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After Long Layoff, Yamauchi Set To Race Tomorrow

She's been sidelined for ten months.


Mara Yamauchi leads the elite women’s race at the start of the 2010 Bupa Great North Run. Photo: David Monti

She’s been sidelined for ten months.

By David Monti
(c) 2011 Race Results Weekly, all rights reserved. Used with permission.

GATESHEAD, ENGLAND (17-Sep) — Still a long way from the fitness which allowed her become the second-fastest British woman ever at the marathon distance, Mara Yamauchi is nonetheless feeling optimistic these days.  Sidelined for over ten months with a hamstring injury, the 38 year-old Yamauchi will run the Bupa Great North Run half-marathon here tomorrow, her first race since last November’s ING New York City Marathon.

“I’ve had sort of stiff hamstrings all of my career,” said Yamauchi, whose hamstring woes became critical last February.   “Even at the end of last year it bothered me more than normal, but I just managed it.  But, it kept getting worse and worse.”

Yamauchi, who had been based for years in Tokyo with her husband and coach Shige, realized that they needed to come back to Britain to get treatment.  So last February she packed up house and the couple moved to Teddington in London.

“I tried to sort it out in Japan with the staff who were helping me there, but it really didn’t work out,” she continued.  “So we moved back to the U.K., and I had various types of treatment and physiotherapy, basically trying just to strengthen the hamstring.  I started running again in April, but it was still really painful.”

Again, Yamauchi realized that another change was needed, so she consulted the American sprints coach Dan Pfaff who guided the careers of Donovan Bailey and Obadele Thompson, amongst others.  Pfaff has been employed as a coach by UK Athletics since 2009.  Under Pfaff, Yamauchi began to focus on improving her biomechanics to get at the root cause of the problem.

“His approach is really getting you to run as you should run, naturally,” Yamauchi said.  “So, getting rid of any biomechanical problems which cause injuries.  Since I’ve been doing that, I’ve been able to gradually build up, and build up, and I’m almost back at my usual regimen.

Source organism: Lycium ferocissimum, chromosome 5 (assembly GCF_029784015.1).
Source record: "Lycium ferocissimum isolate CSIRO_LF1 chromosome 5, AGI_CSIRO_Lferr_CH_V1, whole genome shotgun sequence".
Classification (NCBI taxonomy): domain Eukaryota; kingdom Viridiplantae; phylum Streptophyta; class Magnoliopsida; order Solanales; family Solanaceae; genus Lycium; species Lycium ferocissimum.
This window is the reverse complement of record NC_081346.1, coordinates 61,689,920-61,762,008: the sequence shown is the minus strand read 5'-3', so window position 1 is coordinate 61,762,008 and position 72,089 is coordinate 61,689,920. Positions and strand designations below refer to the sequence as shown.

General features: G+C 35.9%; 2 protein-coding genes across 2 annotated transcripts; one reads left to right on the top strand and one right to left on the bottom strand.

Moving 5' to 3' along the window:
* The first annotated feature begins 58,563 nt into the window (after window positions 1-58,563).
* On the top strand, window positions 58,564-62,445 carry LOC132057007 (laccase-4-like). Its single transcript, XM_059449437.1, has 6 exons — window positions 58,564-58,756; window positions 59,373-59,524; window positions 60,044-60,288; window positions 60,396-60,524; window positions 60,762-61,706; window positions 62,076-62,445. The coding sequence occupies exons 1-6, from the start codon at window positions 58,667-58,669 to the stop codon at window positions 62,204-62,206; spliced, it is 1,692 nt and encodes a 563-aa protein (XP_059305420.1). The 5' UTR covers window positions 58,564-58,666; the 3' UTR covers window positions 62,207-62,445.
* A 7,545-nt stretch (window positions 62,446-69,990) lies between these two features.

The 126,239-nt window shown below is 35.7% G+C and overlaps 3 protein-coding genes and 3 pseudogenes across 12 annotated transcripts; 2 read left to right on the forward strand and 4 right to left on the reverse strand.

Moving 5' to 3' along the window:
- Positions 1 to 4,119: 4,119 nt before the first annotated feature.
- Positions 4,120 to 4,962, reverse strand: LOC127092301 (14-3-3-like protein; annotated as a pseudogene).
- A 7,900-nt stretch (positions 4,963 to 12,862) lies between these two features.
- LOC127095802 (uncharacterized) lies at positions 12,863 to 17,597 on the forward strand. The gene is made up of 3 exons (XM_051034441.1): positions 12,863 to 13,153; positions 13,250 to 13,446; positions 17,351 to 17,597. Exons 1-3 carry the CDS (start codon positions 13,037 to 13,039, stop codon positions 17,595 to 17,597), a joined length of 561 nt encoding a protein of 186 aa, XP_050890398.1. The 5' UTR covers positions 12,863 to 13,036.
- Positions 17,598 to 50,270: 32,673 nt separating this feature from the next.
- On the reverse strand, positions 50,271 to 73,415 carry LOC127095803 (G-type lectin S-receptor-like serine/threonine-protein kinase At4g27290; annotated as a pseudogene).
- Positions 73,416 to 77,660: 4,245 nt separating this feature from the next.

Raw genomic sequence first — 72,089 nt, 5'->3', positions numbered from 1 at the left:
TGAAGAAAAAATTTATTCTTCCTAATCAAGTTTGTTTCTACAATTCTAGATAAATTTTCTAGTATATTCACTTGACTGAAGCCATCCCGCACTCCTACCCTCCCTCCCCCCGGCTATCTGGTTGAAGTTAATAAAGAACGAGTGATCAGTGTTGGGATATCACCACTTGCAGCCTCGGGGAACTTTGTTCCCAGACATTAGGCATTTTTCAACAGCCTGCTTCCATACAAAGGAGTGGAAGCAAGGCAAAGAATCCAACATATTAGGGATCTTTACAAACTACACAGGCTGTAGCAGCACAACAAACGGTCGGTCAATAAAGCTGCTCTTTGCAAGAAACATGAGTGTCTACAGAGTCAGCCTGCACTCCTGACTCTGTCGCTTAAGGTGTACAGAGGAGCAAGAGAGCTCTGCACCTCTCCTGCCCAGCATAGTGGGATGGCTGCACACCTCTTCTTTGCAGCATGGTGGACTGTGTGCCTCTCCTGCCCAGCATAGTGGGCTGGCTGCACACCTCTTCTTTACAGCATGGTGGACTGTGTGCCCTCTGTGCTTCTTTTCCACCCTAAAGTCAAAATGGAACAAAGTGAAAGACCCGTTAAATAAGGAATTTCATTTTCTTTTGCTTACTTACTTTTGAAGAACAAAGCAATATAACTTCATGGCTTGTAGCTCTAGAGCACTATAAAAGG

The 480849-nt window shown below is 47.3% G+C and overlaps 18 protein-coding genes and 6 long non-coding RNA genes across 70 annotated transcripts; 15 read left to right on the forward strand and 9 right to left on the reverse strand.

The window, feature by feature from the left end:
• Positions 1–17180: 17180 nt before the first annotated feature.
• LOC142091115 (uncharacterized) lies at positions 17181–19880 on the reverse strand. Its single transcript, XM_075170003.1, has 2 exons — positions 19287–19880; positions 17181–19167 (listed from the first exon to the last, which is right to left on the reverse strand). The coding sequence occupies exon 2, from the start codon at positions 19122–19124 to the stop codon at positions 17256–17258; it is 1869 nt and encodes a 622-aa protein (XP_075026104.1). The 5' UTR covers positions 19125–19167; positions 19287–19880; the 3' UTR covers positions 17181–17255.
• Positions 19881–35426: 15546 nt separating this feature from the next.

Yamauchi, whose sixth place finish at the 2008 Olympic Marathon in Beijing equals the best performance ever by a British woman in an Olympic Marathon, will use tomorrow’s run from Newcastle to South Shields to test her preparations for the Yokohama Women’s Marathon on November 20.  She isn’t sure what tomorrow will bring.

“It’s difficult to say,” said the former Oxford University student who finished fifth here last year in 1:10:39.  “This is my first race in nearly a year.  But, the times I’ve been doing in training have been OK.  I wouldn’t say I’m in PB shape, but I’m reasonably confident. Mentally anyway, I’m looking forward to the race and feeling positive about it.”

A late bloomer, Yamauchi’s name was essentially unknown to British sports fans until she won a bronze medal at the 2006 Commonwealth Games in Melbourne at 32 years-old.  Thirty-three days later, she finished sixth at the Virgin London Marathon, clocking 2:25:13 and shaving more than two minutes off of her personal best.  She had her best seasons in 2008 and 2009 when she won the Osaka Women’s Marathon, finished third at the discontinued Tokyo Women’s Marathon, sixth at the Olympics, and reached the second step of the podium in at the Virgin London Marathon with a world-class time of 2:23:12.  Paula Radcliffe is the only British woman who has run faster.

Before enduring her recent injury struggles, her 2010 season was mostly disappointing, despite winning the NYC Half-Marathon in March.  She finished tenth at the Virgin London Marathon after famously enduring a five-day trip to make it to the race after all of the flight cancellations caused by the Icelandic volcano eruption (she and Shige had to travel all the way from Albuquerque to London).  She also finished 13th at the ING New York City Marathon, a race she had hoped to win.

Yamauchi is both a hard worker and relentlessly optimistic.  She credits her methodical approach to training to getting over her injury.

“A lot of athletics is mind over body,” she said.  “So that’s good.  With injuries you’ve got to be patient.  You spend days, weeks months getting treatment and not feeling better.  You’ve just got to stick at it.”

One of the things keeping her going is the possibility of running in the London Olympics next year.  If Yamauchi runs under 2:31 at Yokohama and is amongst the three fastest British woman at the end of this year, she will likely be selected for the team.  If that’s the case, her next marathon would be at the Olympics.

“It’s something I can’t pass up,” she said of the London Olympics.  “I have to try and be there.  If the Olympics weren’t in London I might have retired by now.”

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Tomorrow’s 31st Bupa Great North Run sold out at 54,000 entries.  Last year’s race had 39,439 finishers, making it the largest half-marathon in the world.  The leading contenders for the men’s title are Emmanuel Mutai (KEN), Jaouad Gharib (MAR), Micah Kogo (KEN), Juan Luis Barrios (MEX), and Martin Mathathi (KEN).  On the women’s side (women run in a separate all-women’s race with an early start), the key athletes are Birhane Adere (ETH), Yamauchi (GBR), Jo Pavey (GBR), Helen Clitheroe (GBR), Irene Jerotich (KEN), Jessica Augusto (POR), Marisa Barros (POR), and Rene Kalmer (RSA).  The race is carried live on BBC 1, with coverage beginning at 9:00 a.m.  The actual race starting times are 10:15 for the elite women and 10:40 for the elite men/mass start.